Robotics researchers at Cornell University made a hand that has something close to a human touch — it can not only touch delicate items but also sense the shape and texture of what it comes into contact with.
Such a soft robot hand is a step forward for the growing field of soft robotics — the kind of technology that's already used in warehouses to handle food or other products. But it also holds promise for better prosthetics, robots to interact directly with people or with fragile objects, or robots to squeeze into tight spaces.
Think of a traditional robot and imagine its gripper. It would likely be made of rigid parts, powered by joints and motors. That's because in the past, for a robotic hand to sense what it's holding or touching, it had to be made of something that can conduct electricity, like metal.
Now, it just has to be something that can conduct light, says Huichan Zhao, a doctoral candidate in mechanical engineering at Cornell who is the lead author of the research article about the new soft robot hand, published in the journal Science Robotics.
"Our human hand is not functioning using motors to drive each of the joints; our human hand is soft with a lot of sensors ... on the surface and inside the hand," she says. "Soft robotics provides a chance to make a soft hand that is more close to a human hand."
Imagine a hand-shaped balloon, with light signals running through bendable so-called waveguides, pipes that carry waves, inside the fingers. When the hand touches something, the waveguides bend, distorting or changing the light signals. That change gives the robot data on whatever it is the hand is touching.
"There's a tremendous unmet need here," says Joshua Lessing, director of research and development at the company Soft Robotics that is already making products using soft robotics. The company's soft robot grippers are used in factories to sort and pack food like tomatoes or baked goods and to pick up things that people order online.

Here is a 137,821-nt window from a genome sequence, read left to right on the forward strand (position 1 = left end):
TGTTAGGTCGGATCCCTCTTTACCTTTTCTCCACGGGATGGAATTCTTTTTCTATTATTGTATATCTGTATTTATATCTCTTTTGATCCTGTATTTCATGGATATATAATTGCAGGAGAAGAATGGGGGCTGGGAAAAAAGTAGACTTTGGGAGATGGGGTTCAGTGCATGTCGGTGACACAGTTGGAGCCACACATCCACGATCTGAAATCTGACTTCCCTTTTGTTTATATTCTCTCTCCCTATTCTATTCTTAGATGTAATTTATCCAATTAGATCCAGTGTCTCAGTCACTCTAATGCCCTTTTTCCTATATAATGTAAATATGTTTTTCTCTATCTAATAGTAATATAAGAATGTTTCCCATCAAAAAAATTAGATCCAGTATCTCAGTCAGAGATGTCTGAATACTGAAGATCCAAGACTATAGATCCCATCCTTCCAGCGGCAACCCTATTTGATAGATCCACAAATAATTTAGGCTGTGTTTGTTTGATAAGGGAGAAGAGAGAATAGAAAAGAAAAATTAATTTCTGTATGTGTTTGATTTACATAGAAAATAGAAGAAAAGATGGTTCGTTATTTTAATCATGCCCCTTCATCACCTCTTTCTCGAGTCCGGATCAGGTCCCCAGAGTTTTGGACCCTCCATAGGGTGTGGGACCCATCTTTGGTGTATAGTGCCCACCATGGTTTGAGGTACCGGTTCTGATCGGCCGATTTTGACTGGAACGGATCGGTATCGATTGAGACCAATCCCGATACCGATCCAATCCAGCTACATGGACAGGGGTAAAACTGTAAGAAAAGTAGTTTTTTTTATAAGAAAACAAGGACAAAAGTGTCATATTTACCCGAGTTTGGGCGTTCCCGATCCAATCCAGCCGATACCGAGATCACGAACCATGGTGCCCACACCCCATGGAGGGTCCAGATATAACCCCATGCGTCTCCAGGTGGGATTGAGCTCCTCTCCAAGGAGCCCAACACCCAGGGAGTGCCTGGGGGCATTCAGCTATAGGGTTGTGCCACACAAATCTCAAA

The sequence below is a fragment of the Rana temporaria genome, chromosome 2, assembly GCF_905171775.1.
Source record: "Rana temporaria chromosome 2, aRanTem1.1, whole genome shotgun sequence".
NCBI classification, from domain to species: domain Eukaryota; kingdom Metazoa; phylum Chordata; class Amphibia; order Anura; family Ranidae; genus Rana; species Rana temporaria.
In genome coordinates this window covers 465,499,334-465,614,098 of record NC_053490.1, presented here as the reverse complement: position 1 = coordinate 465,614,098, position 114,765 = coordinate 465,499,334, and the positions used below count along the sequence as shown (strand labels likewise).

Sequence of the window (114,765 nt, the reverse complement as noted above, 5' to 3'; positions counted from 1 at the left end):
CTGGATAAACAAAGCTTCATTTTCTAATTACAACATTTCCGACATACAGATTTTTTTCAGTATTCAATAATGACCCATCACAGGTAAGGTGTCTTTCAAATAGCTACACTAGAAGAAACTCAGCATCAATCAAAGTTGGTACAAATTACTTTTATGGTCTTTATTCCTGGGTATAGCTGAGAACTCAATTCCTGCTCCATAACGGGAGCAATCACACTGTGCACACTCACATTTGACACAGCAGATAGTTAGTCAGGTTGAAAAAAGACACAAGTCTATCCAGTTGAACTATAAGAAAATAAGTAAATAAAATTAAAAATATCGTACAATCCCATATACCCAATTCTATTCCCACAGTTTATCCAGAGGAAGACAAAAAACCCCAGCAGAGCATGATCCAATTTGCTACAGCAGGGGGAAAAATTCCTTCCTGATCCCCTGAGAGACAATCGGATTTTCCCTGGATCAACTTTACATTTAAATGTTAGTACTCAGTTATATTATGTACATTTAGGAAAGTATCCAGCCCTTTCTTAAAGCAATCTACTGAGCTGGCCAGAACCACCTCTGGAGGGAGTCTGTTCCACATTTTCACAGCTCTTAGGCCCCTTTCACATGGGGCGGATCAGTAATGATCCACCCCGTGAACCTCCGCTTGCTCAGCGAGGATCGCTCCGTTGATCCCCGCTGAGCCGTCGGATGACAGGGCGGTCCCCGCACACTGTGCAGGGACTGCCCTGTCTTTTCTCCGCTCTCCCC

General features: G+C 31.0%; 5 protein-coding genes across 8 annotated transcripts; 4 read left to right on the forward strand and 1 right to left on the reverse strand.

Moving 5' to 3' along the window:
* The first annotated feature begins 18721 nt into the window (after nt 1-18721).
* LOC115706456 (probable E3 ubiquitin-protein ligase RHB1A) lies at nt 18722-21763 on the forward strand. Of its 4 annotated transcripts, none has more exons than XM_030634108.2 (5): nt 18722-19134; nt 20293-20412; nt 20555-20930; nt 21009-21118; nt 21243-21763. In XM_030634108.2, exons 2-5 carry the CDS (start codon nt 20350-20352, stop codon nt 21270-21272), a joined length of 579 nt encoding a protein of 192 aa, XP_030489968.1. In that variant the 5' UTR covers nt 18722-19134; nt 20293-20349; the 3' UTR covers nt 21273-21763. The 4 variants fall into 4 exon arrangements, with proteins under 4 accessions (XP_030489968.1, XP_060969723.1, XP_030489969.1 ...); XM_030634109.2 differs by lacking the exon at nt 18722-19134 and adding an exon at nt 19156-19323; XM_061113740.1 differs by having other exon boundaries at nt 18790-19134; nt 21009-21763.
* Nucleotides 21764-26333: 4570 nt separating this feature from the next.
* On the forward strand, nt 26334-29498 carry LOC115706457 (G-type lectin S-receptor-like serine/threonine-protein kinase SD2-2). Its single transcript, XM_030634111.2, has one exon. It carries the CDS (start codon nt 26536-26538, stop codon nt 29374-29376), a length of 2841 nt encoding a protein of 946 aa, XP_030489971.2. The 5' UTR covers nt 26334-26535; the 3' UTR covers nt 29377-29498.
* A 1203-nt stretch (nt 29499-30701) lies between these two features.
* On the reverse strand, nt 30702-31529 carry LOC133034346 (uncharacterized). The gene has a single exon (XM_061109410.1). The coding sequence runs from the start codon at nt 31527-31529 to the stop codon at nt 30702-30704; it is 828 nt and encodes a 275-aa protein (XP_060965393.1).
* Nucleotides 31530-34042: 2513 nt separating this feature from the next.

Researchers in Italy are using soft robotics to develop a better endoscope to travel inside human bodies, a soft arm for helping elderly people in the shower and physical models of vocal cords and lungs of preterm babies that can be used to train doctors.
Relying on light signals also means that robotic hands could be made with cheaper materials, which could lead to cheaper prosthetic hands that give the wearer a sense of touch, says Robert Shepherd, assistant professor of mechanical and aerospace engineering at Cornell who co-authored the study.
Zhao estimates her soft robotic hand could be made for under $50 — even less with mass production, though you'd need more money to add a battery and a compressor tank, for the compressed air that controls the robotic fingers. Shepherd says it's the cheapest product of its kind.
And this is where soft robot hands face one of the challenges. Soft robots need more energy just to maintain their shape, says Daniela Rus, a professor of electrical engineering and computer science at MIT.
"Drop your arm on the side of the chair and let it dangle. Imagine that arm as a soft robot — that is the rest state," she says. But if you want to move a soft robot arm and keep it in the air, say in a right angle with the hand pointing up — that requires energy to generate and keep the shape.
Another, more fundamental challenge, in getting to new, soft prosthetics is linking the robot hand to a human brain so that it can be operated naturally.
That work has long been underway, with some breakthroughs on more rigid prosthetics.
The Defense Advanced Research Projects Agency recently made a prosthetic hand directly connected to a paralyzed man's brain, which let him "feel" again.
Source: National Public Radio NPR http://www.npr.org/sections/alltechconsidered/2016/12/11/504953475/behold-a-robot-hand-with-a-soft-touch